Calibers for feral pigs? [Archive] - Glock Talk

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Arbee
08-31-2002, 18:44
What's the minimum round needed to kill a feral pig? I am not asking what will work if you're lucky, because I value life and limb, and am not a great tree climber any more. What's the minumum that's sure to kill if I hit my target?

Thanks,
Arbee.

Esox357
08-31-2002, 19:26
Well I am no expert by any means, but would start with a minimum of a 30 caliber such as a 308, 30-06. Smaller calibers will work, but keep in mind that it depends on how big the pigs are? Also I like to have a sidearm with me if hunting these animals.

eisman
08-31-2002, 23:03
I hunt pigs with a 6.5 using 159 gr Honady bullets. No problems. I have also used a .41 magnum handgun.

Mwinter
09-01-2002, 00:22
Bullet selection is just as important as caliber to me....
hogs have surprising amounts of gristle plate, muscles, fat and other bullet-slowing layers. Some 'deer' projectiles will sometimes simply fail.
The Winchester Failsafe (.270 and above), Federal 220gr SP in .30-06, HCL in .45-70/.44Mag, and 12ga slugs (Brenneke) have all performed well for me.
I've also heard good things about Cor-Bon's Penetrator FMJ sidearm rounds.

Beaten
09-01-2002, 21:53
The only thing I haev ever hunted hogs with here in Texas with my dad was 4 dogs and a Ka Bar knife. But now that I moved out on my own I hunt them with either my Rem 742 30.06 or my Matlin 45/70. I do still like going with my dad hunting with a knife and dogs but I carry my G29 also ;b

duncan
09-03-2002, 16:55
Small pigs under 150 pounds:
44 mag revolver
10mm Glock - close in

Larger pigs farther away:
30-06
7mm rem mag
300 win mag
45-70
Big rounds

Short Cut
09-04-2002, 08:42
.30-06 because you can load it with heavy bullets for large hogs but also use it for deer, elk, etc. etc. Therefore you would have more than just a hog rifle you'd have a very versatile rifle. I guess that's why .30-06 is the best selling rifle cartridge in the US. Which brings up another plus for this round. You can find the round anywhere that sells ammo.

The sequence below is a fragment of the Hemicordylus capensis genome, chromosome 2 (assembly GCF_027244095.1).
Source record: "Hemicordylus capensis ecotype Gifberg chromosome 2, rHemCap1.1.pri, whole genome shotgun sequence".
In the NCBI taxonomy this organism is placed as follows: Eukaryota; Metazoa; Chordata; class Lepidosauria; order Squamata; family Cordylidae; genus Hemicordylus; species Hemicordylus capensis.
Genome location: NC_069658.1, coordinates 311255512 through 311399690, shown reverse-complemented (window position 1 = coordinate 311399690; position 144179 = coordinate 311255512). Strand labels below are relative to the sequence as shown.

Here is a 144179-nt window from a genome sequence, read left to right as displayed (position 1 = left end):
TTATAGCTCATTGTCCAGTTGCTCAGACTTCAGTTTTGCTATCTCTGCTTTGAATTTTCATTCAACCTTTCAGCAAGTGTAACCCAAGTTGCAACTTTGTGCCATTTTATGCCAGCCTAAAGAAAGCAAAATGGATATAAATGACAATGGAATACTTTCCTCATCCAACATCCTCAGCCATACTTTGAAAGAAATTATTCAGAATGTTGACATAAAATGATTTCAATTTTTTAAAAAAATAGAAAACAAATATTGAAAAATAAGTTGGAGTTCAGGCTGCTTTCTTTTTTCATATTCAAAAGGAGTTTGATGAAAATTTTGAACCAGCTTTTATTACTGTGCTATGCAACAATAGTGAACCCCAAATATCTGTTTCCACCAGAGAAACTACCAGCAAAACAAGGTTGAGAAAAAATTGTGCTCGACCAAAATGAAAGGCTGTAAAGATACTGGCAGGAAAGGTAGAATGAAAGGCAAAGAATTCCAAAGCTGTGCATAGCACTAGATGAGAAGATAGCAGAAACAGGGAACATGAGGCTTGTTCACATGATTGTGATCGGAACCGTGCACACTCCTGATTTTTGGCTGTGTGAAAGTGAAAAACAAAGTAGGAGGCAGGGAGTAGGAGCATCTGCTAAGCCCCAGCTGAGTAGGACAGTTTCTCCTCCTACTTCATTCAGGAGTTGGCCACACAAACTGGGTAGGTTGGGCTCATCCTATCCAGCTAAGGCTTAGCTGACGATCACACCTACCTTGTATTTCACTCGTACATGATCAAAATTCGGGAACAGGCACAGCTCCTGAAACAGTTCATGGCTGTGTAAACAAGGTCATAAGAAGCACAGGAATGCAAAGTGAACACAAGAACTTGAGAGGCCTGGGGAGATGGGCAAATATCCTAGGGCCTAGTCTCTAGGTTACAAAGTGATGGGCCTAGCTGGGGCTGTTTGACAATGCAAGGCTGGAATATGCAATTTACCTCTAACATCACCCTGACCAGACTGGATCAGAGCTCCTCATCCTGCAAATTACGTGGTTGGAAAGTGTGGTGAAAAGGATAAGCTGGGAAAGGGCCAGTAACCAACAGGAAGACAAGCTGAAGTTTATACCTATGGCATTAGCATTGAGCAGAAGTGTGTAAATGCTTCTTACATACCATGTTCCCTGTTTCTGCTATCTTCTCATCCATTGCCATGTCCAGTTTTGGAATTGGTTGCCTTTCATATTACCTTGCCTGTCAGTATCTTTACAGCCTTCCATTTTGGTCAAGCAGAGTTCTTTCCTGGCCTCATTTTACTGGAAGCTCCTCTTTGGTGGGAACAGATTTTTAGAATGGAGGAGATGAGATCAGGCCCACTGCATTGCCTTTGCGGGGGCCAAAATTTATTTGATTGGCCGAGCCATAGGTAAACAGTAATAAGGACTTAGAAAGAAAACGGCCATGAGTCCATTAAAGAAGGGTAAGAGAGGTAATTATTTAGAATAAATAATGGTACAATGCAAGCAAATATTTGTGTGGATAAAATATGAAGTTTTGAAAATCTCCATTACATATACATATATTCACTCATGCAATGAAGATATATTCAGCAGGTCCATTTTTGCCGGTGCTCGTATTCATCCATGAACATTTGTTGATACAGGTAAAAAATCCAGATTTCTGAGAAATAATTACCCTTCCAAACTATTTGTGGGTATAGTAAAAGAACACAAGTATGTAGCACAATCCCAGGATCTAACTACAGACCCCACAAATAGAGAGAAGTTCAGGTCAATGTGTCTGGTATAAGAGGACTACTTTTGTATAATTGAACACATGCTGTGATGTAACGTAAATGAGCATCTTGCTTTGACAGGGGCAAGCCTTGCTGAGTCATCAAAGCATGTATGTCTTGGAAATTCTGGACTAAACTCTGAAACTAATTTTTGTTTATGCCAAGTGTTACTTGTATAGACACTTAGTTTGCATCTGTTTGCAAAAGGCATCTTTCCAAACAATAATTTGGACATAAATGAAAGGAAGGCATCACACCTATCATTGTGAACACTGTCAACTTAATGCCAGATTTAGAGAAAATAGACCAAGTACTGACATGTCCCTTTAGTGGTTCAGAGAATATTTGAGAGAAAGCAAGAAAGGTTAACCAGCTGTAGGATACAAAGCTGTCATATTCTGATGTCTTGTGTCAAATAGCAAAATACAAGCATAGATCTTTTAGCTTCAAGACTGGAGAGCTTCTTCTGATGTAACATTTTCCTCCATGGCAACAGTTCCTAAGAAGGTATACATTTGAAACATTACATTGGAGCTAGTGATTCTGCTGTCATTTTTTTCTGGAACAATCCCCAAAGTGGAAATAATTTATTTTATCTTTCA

Tom Horn
09-04-2002, 15:42
12 gauge #1 buckshot - full choke.

If you want to preserve the meat - then use slugs.

John's Glock
09-04-2002, 17:12
For the big hogs (300+ pounds) the 45/70 will stop them cold if hit right, anything smaller and you have to track them down. The big guys go down hard, as hard as a big black bear. I have heard from people that the 450 Marlin and say it works as good as the 45/70. Use big, heavy, deep penetating, bullets to stop the big guys. With a handgun, use nothing less than a 41 Mag with heavy solid bullets. I have never seen a pig go very far after taking a 400 grain or so solid from a 45/70.

stormy brahm
09-04-2002, 23:20
Originally posted by Short Cut
.30-06 because you can load it with heavy bullets for large hogs but also use it for deer, elk, etc. etc. Therefore you would have more than just a hog rifle you'd have a very versatile rifle. I guess that's why .30-06 is the best selling rifle cartridge in the US. Which brings up another plus for this round. You can find the round anywhere that sells ammo.

yeap 30.06 all arounder

Grey Wolf
09-06-2002, 11:34
125 grain Magnus 2 blades, 60lb hoyt compound, 2213 Aluminum's... and no fear... well maybe a little.;f

Grey Wolf

MrMurphy
09-06-2002, 11:45
Friend of mine knocked off about a dozen in northern CA with a .44 Super Redhawk and good shooting. Then he had one that didn't wanna die, soaked up 6 rounds (the first was deflected and annoyed it, the second and third were fatal and the others were decoration, it was dead, it just didn't know it yet) and as he was getting up from prone and looking for a tree to scamper up his backup gunner with a .30-30 knocked it over from one side with a single shot. His second and third shots shredded the lungs, the others were peripheral. The .30-30 broke a shoulder and dropped it. Now he hunts pigs with a .30-30. :)

This was not a small pig. If I remember right it was in the 200-350lb plus range.

Fox
09-07-2002, 22:40
.30-30 Winchester

.32 Winchester Special

.303 Savage